Monday, March 5, 2018
At long last, I finally finished another painting of Joshua Tree National Park, CA: one of my favorite places on earth!
So far, the painting is untitled -- but I hope to remedy that situation soon. Size is 11" x 14" / 28cm x 36cm.
The hill-mountain in the background is one of the many formations in the Park that was never named. But I love all of the many peaks it has, and it seems to be my favorite mountain there. I've painted it before from various angles -- this version is the frontal-most I've done so far. More to come I suspect.
The rocks are made of gneiss ("nice") which often look like a HUGE dump truck came along and unloaded rocks and boulders into an enormous pile. Little large plant life occurs on these hills except for some grasses and such. This mountain has a few Joshua trees on the very top of the hill toward the right -- there must be some loose soil there for the JTs to take root and grow.
And, of course, I included a desert cottontail bunny-rabbit hiding in the shadows.
This is one of those scenes that, frankly, was kind of pain to create -- lots of detail. But in the end, I couldn't have done it any other way!
Monday, February 12, 2018
Glen Eyrie, Garden of the Gods, Colorado is both the title of this blog post and, more importantly, the title of a painting by my #1 art hero, 19th century artist Thomas Moran.
|Glen Eyrie, Garden of the Gods, Colorado|
I had several opportunities to see it when we lived in Colorado Springs, CO in the 1990s. The piece was acquired by someone who made a deal with the city to make improvements in Garden of the Gods park in exchange for exclusive rights to operate a gift / souvenir shop.
Glen Eyrie is privately-owned and includes the view in the artwork. The Garden of the Gods appears in the distance, with Cheyenne Mountain forming the backdrop. (I believe the spire is called Echo Rock).
The painting was displayed in a couple of sites in Colorado Springs, and I made it a point to visit this gem as often as I could in April, 1999. I fell in love with the painting immediately, and the effect hasn't worn off after all these years.
|Echo Rock, Glen Eyrie, Colorado Springs, Colorado|
Then, just recently, I stumbled across a photo of the area, shown above. Comparing this image with the painting, Moran essentially rendered the scene accurately, but with a few changes. Ol' Tom also added his magical lighting and colors, making the end product irresistible to guys like me!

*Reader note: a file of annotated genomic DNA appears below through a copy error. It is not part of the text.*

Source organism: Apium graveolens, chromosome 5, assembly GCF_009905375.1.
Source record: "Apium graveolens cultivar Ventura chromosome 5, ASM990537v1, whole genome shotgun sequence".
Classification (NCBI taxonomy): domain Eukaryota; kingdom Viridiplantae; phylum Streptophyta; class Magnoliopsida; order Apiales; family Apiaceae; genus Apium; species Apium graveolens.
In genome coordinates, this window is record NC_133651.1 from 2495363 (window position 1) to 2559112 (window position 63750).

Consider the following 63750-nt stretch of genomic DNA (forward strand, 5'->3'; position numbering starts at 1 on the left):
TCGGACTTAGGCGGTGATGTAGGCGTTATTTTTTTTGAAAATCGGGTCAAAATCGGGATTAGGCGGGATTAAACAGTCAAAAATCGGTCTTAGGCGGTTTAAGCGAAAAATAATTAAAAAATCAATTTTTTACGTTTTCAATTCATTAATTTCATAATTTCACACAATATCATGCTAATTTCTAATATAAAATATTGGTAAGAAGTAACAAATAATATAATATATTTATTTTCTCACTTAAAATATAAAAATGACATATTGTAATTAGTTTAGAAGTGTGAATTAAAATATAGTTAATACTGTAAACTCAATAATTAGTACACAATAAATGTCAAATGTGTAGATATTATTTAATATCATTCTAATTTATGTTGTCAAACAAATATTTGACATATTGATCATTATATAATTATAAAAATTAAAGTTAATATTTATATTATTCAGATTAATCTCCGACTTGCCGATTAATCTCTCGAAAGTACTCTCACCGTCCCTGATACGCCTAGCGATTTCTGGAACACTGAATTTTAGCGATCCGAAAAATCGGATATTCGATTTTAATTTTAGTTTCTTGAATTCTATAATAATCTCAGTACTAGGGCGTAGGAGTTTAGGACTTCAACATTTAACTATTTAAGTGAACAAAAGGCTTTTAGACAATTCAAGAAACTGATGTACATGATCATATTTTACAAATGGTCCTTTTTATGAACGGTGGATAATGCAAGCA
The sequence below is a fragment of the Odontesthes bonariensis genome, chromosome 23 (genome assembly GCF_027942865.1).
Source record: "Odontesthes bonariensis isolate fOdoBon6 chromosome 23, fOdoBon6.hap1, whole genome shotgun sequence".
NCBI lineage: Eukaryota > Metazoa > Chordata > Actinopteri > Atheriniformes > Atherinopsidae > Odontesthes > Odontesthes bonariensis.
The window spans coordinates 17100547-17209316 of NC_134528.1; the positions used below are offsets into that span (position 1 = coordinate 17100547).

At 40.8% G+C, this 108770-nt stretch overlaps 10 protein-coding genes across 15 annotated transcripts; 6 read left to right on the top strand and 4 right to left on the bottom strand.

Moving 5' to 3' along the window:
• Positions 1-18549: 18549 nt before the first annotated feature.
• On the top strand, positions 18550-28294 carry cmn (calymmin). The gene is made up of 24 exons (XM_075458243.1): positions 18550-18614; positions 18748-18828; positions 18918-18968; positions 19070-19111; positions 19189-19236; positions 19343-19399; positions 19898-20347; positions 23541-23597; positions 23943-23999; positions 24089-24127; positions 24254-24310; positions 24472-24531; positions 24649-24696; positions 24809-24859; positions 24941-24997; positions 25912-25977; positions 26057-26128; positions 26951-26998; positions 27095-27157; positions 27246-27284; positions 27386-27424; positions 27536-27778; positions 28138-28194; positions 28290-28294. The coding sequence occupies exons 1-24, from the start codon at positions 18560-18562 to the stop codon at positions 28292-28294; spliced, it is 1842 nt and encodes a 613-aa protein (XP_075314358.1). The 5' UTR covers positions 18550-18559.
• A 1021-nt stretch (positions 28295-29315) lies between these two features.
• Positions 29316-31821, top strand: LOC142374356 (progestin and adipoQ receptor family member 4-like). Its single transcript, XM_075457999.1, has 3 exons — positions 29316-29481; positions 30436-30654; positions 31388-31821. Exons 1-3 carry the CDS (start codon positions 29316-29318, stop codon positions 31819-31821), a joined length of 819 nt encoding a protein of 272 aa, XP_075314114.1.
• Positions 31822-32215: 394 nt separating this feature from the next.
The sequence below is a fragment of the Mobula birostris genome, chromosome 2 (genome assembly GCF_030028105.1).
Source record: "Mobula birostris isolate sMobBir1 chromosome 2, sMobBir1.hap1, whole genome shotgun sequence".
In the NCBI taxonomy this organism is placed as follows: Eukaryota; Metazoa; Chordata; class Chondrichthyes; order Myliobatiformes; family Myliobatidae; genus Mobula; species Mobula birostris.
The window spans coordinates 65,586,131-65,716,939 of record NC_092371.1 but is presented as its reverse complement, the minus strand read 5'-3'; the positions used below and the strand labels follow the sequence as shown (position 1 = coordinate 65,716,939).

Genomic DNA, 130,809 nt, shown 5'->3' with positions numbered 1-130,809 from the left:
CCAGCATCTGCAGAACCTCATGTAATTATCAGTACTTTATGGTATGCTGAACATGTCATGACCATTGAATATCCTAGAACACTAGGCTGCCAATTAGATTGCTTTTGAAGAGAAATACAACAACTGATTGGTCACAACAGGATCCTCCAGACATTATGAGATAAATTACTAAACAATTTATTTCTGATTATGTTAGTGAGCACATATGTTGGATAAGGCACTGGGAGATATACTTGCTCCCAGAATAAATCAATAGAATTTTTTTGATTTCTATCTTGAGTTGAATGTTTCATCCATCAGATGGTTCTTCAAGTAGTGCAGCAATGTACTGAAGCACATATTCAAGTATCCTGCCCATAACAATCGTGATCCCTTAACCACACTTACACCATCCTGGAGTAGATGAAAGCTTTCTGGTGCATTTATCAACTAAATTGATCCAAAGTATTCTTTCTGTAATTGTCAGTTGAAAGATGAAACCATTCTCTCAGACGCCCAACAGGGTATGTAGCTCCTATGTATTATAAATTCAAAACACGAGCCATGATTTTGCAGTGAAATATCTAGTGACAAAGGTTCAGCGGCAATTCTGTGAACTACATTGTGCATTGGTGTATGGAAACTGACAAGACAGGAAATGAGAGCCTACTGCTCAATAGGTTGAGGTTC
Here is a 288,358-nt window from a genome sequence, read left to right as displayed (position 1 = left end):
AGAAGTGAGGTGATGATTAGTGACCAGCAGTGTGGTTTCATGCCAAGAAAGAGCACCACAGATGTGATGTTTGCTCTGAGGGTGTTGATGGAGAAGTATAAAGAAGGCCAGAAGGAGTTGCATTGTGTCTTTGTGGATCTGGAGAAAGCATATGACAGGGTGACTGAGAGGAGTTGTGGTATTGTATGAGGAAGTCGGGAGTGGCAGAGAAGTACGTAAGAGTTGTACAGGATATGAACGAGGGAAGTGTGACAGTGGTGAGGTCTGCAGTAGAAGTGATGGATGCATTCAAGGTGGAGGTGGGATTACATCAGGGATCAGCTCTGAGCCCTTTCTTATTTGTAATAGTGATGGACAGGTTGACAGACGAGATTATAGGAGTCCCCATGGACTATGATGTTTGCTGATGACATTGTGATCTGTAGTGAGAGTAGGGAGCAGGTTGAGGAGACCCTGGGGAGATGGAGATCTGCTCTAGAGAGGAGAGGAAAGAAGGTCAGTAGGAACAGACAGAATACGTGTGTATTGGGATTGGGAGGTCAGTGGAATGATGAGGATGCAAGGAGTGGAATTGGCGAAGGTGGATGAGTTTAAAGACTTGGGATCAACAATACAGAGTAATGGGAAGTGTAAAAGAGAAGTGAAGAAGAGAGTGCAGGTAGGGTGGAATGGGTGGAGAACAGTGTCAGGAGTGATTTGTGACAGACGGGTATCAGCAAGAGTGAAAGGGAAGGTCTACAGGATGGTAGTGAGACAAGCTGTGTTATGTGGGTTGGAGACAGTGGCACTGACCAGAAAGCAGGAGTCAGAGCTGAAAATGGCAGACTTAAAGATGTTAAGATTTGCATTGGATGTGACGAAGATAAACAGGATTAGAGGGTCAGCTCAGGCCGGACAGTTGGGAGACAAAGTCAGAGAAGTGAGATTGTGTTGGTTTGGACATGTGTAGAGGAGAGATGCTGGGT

I expect it's just a matter of time before I paint my own version of this special place -- hopefully without making it look like I totally ripped off Moran's treatment of Glen Eyrie. But it'll be similar, I'm sure.
Friday, January 19, 2018
Who, you may ask, is Jurassic Mark?
Why, that would be ME, of course! It's a name I created for myself after the movie, Jurassic Park came out, and I couldn't resist the play on words. It's even more appropriate when I talk about how incredibly OLD I am! I love to talk about what a Jurassic-aged dinosaur I am, that I'm 150 million years old, and that I love to chase after humans to catch and eat them.
It's fun for me, and I guess the scientist in me enjoys it, too. But as an artist, there's another, additional reason for the dino-handle.
Compare and contrast these two images.
The top image is one of my paintings of Joshua Tree National Park. The lower picture is of a poster that was obviously intended to promote the Park.
I work in a very traditional, 19th century style -- I'm not sure if I can honestly call the look "classical realism" or not, although that is my goal in the artwork I make.
On the other hand, the poster has a much more contemporary look, with zonking bright colors and less detail. I've seen paintings by living artists who produce paintings even more colorful and "loose" than the poster.
If you were to go to Google Images and search for "joshua tree paintings," you would find lots more colorful, impressionistic paintings than you would find traditional works like mine. Not that I'm the only one who paints like this, but we seem to be in a vast minority of artists who prefer that look.
Thus -- another dinosaur metaphor. I often feel like I live and work in the past and am somewhat outdated by painters who create in a more colorful, popular way. I know it ain't as simple as that, but it does make me feel like I don't belong in this century, at least as far as art is concerned.
I think I'll go foraging for humans now. You critters aren't the best-tasting meat source around, but you're easy to catch, and I love the way you scream and run...as though that's going to help you. 😄
Monday, January 8, 2018
Yucca Valley is the name of the town where I hang out a lot, and it's also the title of a new painting (the last from 2017):
|Yucca Valley 18" x 24" / 46cm x 61cm|
All the wildflowers are courtesy of the heavy rains we received in the winter of 2017 -- it's rare that we see this much color concentrated in a small area. Mt. San Gorgonio looms in the distance.
And I actually did see a jackrabbit out there, although I brought him/her in closer and is running to the left instead of the right. Apparently, I got too close to it, and it ran as fast as it could to escape my questionable "deadly" clutches and flee to safety. Then it stopped to see if I was following. (I wasn't!)
Sadly, this spot is within a 55-acre parcel that has been for sale for a number of years. I expect it's only a matter of time before some developer will buy this land and convert it into housing. And everything you see in the painting will be gone except San Gorgonio, which will be hard to find through the haze of rooftops.
For now, all I can do is paint special places like this. And to remember that "this, too, shall pass." As everything does.